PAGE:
High-tech startups need a different type of banking
03 April 2017 | 9808 views | 0
Yifat Oron, CEO of Bank Leumi subsidiary LeumiTech says banks need to adopt a hi-tech mentality if they are to effectively engage with the startup ecosystem.
Recently a young high-tech entrepreneur was in my office, and very frustrated. He urgently needed to issue special bank guarantees for a supplier in Asia to rush a shipment. The delivery was a critical component for a new system he was developing. Everything else was in place except one minor detail: no bank guarantee and therefore no way to meet the deadline. Fortunately, LeumiTech was able to support this entrepreneur so he didn’t miss out on an once-in-a-lifetime opportunity to keep his start-up afloat.
Securing financing for this early stage technology company was clearly make or break. What was even clearer was the immense difficulty that this entrepreneur experienced trying to obtain financial support. This is because while the high-tech industry has seen unprecedented global development, our traditional financial systems haven’t adjusted to keep pace.
Banks are conservative organisations who are bound by regulation and process, so when banks encounter the high-tech industry, complete with variable risk factors and fast-paced, agile operations from all over the world, it’s often a shock to their systems.
First time founders of early stage technology companies tend to have minimal financial experience. In many cases it may be the first time they are opening a corporate bank account and it’s often unlikely they’re familiar with the world of credit facilities and bank guarantees.
The needs of emerging high-tech enterprises are worlds apart from more traditional corporations, which banks are more accustomed to. Many start-ups, for example, operate around the clock, and so business hours are long and with abundant financial needs. Start-ups also rarely have a Chief Financial Officer in place and will almost always begin operating at a loss and in constant search of funding.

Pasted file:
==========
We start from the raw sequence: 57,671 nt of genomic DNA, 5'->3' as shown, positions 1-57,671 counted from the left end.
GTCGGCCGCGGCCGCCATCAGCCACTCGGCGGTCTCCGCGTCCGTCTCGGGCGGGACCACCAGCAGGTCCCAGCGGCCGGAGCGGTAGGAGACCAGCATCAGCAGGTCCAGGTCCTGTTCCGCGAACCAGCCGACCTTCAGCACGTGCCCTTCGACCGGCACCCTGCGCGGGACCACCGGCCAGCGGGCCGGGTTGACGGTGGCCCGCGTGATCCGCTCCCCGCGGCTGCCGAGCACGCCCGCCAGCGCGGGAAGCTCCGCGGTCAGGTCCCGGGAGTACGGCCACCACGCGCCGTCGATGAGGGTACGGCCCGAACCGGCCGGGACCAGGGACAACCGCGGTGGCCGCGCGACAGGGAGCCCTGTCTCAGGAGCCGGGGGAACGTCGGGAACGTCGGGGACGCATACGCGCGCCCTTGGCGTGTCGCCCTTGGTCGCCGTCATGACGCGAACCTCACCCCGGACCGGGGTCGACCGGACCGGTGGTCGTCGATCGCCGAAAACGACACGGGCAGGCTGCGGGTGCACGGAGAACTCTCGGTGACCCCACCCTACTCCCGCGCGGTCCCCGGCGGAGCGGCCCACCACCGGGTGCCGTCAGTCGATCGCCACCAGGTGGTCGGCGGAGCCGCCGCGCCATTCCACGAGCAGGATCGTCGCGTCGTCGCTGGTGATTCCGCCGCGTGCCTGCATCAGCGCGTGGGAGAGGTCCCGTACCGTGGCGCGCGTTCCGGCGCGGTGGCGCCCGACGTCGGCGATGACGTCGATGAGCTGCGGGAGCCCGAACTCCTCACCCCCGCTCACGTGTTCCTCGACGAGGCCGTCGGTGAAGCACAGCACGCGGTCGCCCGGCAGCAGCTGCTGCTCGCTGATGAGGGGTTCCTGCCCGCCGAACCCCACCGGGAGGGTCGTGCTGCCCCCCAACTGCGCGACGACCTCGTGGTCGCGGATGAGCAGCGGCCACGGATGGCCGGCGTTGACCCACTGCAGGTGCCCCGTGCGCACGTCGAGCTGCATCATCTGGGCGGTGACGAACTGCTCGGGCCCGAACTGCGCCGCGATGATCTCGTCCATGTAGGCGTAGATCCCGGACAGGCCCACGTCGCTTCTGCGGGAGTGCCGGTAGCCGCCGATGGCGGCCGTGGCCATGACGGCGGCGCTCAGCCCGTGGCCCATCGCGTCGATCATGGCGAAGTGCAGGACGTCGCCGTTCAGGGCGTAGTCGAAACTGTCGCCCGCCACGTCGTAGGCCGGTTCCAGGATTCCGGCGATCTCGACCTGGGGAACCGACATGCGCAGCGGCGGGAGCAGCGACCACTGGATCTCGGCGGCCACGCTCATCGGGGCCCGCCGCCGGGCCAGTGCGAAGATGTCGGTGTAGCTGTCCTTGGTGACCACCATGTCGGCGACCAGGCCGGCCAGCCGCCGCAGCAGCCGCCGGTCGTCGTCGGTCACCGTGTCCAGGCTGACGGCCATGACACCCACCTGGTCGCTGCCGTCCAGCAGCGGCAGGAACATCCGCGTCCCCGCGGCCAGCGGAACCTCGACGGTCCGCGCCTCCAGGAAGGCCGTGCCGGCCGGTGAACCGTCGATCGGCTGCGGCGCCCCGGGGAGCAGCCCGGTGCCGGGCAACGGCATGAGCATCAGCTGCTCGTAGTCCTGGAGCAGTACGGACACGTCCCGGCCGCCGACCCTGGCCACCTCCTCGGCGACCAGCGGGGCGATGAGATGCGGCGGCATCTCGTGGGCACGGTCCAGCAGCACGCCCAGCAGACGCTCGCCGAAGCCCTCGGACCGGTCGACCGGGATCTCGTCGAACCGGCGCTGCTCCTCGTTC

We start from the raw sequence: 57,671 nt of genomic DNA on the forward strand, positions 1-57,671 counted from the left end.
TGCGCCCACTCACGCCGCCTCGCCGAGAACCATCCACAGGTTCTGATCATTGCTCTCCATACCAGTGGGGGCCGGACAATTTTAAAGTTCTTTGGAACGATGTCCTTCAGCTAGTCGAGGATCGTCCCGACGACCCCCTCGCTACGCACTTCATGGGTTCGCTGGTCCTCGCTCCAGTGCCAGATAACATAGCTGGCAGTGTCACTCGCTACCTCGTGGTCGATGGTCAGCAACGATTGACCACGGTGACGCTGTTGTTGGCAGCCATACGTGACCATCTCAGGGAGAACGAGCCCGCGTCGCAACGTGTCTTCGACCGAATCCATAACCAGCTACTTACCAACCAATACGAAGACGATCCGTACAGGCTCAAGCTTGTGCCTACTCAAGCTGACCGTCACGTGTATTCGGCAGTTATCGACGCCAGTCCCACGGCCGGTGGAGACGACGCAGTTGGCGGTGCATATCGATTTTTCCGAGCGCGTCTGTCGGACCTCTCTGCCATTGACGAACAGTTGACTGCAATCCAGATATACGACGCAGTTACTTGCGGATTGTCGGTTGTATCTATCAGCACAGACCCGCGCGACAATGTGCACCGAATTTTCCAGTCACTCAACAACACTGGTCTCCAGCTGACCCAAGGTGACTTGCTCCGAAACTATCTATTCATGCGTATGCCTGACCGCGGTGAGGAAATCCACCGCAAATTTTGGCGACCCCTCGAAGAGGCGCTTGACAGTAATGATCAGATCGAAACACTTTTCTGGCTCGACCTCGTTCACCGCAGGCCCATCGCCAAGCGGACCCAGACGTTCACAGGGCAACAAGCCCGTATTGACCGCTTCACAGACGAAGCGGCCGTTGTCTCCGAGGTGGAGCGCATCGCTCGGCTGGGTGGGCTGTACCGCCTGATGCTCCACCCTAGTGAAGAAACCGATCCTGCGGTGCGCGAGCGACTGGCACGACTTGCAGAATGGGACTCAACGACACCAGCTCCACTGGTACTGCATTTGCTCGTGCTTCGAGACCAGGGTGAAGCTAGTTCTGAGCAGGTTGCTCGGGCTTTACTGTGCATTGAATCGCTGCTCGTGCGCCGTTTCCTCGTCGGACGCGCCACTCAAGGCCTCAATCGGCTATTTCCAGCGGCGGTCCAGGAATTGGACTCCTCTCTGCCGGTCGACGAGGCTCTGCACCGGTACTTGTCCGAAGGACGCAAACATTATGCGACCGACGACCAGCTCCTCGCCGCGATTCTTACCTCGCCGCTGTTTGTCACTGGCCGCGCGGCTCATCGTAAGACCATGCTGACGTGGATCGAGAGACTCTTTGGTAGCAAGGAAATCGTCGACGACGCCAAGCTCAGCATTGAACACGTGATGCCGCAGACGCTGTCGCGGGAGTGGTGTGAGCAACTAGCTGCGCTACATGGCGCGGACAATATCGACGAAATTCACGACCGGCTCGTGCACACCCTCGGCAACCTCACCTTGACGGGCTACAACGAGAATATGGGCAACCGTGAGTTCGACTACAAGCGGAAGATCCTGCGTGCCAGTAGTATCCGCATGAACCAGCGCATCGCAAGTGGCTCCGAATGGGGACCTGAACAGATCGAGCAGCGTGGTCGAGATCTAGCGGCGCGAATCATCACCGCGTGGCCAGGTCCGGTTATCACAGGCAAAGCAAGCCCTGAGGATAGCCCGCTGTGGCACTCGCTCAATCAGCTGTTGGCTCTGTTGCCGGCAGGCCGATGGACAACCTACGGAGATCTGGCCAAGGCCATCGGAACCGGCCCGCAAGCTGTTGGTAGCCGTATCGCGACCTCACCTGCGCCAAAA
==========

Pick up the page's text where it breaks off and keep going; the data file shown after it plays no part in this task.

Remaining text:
Banks serving these businesses must genuinely understand these needs and adapt their approach to give the start-up the best chance of achieving the best results - from the financial products and services it provides, to the skillset of the staff it employs. Even the language of entrepreneurs is not compatible with the typical banker. The key to bridging these gaps lies with the bank’s willingness and ability to learn how the new high-tech ecosystem operates. Only this will allow a universal, genuine understanding between bank and customer.
The road to high-tech high growth
The high-tech ecosystem consists mostly of start-ups founded by young individuals who crave personal, direct and around-the-clock contact with their financial adviser. This builds a close relationship where the banker is intimately acquainted with the business, its characteristics and its managers. The bank can then guide the start-up and support them with their financial needs from the initial stages of development. To deliver an adapted service, the banker has to be in a position to provide overseas banking services, facilitate the execution of complex digital banking transactions and to offer solutions typical for the investor environment of the high-tech world, like venture capitalists. Banks must provide a carefully tailored package of financial services for each stage in the start-up's lifecycle.
A high-tech bank must also support its customers throughout the company’s development, advising them on how to safeguard investor funds and make optimal use of money received. The bank will likely need to support the company through various aspects of geopolitical trends, changes in tax policies in different countries and grapple with the impact of macro processes on the business. In addition, banks specialising in high-tech should offer customers links and connections within the industry to potential investors and designated platforms.
At a pricing level, banking that is properly tailored to the high-tech world will know to offer customers a flexible and individually tailored cost structure, bridge loans to tide them over until raised funds arrive from investors or from government grants, as well as specialised credit products. For example, when evaluating a credit deal, the creditor must take into consideration the lengthy development period and the sizable investments these companies must make. High-tech companies essentially "sacrifice” profitability for the sake of high growth rates (growth of tens and even hundreds of percent per year). If banks fail to adapt their credit policies to meet the needs of high-tech companies, they will fail to provide the right credit solutions.
Start-ups need a bank that genuinely understands its customer. This may not be simple when each customer has unique characteristics, but if the bank is willing to adopt a high-tech mentality, and accept the risk profile in order to support this unique ecosystem, then banking should only help start-ups to succeed.